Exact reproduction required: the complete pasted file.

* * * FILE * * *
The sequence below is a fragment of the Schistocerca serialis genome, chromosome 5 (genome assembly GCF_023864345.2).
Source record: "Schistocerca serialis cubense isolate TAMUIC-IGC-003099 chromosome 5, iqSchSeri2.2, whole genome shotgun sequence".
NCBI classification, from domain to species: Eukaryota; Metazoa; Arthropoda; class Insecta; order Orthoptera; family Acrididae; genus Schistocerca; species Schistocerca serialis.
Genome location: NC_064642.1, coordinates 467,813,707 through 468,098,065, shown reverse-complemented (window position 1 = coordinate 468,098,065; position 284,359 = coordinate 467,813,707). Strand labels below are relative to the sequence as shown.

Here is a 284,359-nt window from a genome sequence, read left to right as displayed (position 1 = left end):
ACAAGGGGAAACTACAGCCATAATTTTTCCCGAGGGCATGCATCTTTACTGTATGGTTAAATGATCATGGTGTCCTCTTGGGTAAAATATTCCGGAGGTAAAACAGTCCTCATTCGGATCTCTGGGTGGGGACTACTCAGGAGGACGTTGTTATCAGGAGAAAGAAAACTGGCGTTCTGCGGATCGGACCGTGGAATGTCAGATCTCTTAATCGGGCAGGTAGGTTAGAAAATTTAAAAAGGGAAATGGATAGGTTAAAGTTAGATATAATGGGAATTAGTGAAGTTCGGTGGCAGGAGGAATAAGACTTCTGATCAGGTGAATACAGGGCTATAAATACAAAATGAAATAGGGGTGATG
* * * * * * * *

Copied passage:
The sequence below is a fragment of the Schistocerca serialis genome, chromosome 5 (genome assembly GCF_023864345.2).
Source record: "Schistocerca serialis cubense isolate TAMUIC-IGC-003099 chromosome 5, iqSchSeri2.2, whole genome shotgun sequence".
NCBI classification, from domain to species: Eukaryota; Metazoa; Arthropoda; class Insecta; order Orthoptera; family Acrididae; genus Schistocerca; species Schistocerca serialis.
Genome location: NC_064642.1, coordinates 467,813,707 through 468,098,065, shown reverse-complemented (window position 1 = coordinate 468,098,065; position 284,359 = coordinate 467,813,707). Strand labels below are relative to the sequence as shown.

Here is a 284,359-nt window from a genome sequence, read left to right as displayed (position 1 = left end):
ACAAGGGGAAACTACAGCCATAATTTTTCCCGAGGGCATGCATCTTTACTGTATGGTTAAATGATCATGGTGTCCTCTTGGGTAAAATATTCCGGAGGTAAAACAGTCCTCATTCGGATCTCTGGGTGGGGACTACTCAGGAGGACGTTGTTATCAGGAGAAAGAAAACTGGCGTTCTGCGGATCGGACCGTGGAATGTCAGATCTCTTAATCGGGCAGGTAGGTTAGAAAATTTAAAAAGGGAAATGGATAGGTTAAAGTTAGATATAATGGGAATTAGTGAAGTTCGGTGGCAGGAGGAATAAGACTTCTGATCAGGTGAATACAGGGCTATAAATACAAAATGAAATAGGGGTGATG